November 24th, 2003

  • evan

(no subject)

Still thinking about graphs. This weekend I wrote some OCaml: a functional dijkstra’s shortest-paths algorithm, and an accompanying graphviz .dot file parser (first using ocamlp4’s recursive-descent parser, then a ocamllex/yacc parser). The plan was to have dot (or neato or whichever program) lay out the nodes in the graph-- one of its output file formats is “input file with position tags added”-- and then regraph it with only the edges needed to show shortest paths. Unfortunately, I got the whole thing working only to discover that (apparently?) dot (which I was then planning to use on my output files to rerender the graphs) always redoes the node layout.

Working with OCaml is still really hard for me. The whole project would’ve been a hundred lines in a language I’m familiar with, but it ended up near 900 (though admittedly, this is much more rigorous). But if I want to be knowledgable enough about it to even be able to dismiss it, I must continue to try.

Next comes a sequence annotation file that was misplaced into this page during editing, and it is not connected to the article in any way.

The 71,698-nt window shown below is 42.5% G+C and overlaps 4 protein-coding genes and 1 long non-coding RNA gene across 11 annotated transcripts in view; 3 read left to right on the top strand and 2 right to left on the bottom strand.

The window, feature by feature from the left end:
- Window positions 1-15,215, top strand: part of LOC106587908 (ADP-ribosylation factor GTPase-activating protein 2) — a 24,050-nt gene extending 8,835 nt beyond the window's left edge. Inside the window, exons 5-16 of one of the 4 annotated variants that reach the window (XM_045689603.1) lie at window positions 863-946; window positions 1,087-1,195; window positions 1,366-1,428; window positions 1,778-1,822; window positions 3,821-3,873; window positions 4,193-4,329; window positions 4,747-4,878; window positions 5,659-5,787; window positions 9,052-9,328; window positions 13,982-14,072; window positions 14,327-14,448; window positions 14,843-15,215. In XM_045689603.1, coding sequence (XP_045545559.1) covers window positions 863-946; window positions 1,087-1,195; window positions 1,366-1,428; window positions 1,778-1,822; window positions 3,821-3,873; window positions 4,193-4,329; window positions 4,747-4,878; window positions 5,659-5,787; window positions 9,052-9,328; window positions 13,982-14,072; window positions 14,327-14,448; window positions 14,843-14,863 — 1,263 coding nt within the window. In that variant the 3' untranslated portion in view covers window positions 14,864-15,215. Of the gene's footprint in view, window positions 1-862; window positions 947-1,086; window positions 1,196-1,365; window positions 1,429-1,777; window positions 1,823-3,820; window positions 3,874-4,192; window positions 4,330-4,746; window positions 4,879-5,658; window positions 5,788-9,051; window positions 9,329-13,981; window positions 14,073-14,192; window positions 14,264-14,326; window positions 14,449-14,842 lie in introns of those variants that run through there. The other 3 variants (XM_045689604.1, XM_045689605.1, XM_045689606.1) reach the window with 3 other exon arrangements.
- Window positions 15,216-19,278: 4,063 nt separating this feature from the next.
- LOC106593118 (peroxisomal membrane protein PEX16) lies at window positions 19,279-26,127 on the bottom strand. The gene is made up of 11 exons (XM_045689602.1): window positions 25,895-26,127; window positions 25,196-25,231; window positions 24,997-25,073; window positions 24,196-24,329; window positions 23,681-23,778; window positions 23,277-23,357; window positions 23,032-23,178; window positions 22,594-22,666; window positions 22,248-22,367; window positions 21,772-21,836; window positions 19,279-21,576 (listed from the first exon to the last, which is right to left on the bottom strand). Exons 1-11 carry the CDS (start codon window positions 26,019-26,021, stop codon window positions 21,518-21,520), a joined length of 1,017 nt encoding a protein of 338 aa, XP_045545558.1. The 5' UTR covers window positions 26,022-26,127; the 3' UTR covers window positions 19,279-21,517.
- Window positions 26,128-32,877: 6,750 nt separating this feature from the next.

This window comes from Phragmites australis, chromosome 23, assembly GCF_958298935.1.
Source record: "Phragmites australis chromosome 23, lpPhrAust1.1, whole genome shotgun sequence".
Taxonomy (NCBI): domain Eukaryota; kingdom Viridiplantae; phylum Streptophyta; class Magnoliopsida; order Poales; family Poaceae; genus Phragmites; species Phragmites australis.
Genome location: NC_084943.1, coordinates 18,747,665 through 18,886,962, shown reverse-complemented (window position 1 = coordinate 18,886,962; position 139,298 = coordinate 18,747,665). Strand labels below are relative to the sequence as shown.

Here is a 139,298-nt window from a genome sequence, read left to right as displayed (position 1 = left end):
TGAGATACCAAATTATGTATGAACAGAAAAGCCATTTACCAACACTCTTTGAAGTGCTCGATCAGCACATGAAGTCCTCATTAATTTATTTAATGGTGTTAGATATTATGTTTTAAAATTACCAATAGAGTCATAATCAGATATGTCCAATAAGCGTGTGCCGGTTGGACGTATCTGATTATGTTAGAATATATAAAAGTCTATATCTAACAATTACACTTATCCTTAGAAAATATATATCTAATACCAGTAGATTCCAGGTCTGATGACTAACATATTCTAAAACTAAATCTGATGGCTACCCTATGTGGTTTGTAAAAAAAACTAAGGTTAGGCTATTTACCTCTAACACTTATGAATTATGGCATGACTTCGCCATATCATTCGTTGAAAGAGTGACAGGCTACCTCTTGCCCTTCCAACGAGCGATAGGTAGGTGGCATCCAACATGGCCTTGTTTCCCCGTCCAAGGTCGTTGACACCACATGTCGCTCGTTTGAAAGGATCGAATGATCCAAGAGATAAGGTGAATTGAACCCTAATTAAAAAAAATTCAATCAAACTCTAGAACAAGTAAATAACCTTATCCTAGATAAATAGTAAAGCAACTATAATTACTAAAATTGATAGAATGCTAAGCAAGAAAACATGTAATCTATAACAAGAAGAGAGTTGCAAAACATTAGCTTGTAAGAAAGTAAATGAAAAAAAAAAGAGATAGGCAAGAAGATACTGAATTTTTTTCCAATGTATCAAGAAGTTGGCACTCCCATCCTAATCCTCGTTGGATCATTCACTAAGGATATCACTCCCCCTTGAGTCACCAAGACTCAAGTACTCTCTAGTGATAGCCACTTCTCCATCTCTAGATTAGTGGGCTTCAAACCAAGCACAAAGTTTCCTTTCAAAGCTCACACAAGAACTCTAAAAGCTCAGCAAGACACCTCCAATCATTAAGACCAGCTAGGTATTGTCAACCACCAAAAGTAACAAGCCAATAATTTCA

My primary observation so far is that the common claim I see about ML-- “Once your program compiles, it does the right thing”-- is very true in practice. That's really awesome and useful. On the other hand, the compiler errors you get can be really hard to track down. (Those two aren’t necessarily related: the first (good) one is a product of a strong static type system, while the second (bad) one comes from the type inference.)

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  • evan

weekend's worth of stuff to see

justified text without using varying spacing(!).

gnome is giving away cash for (simple) patches. i oughta do that instead of spending so much time trying to make things easier on my networking students. i'm getting like a fourth of what scour paid me.

slides from the gnome summit include lots of pictures of huge linux installations (spain, brazil), and a shot of an atm running linux(!).

interview including keith packard where he basically says "yeah, linux and windows graphics are both trying to catch up to osx". but we all knew that.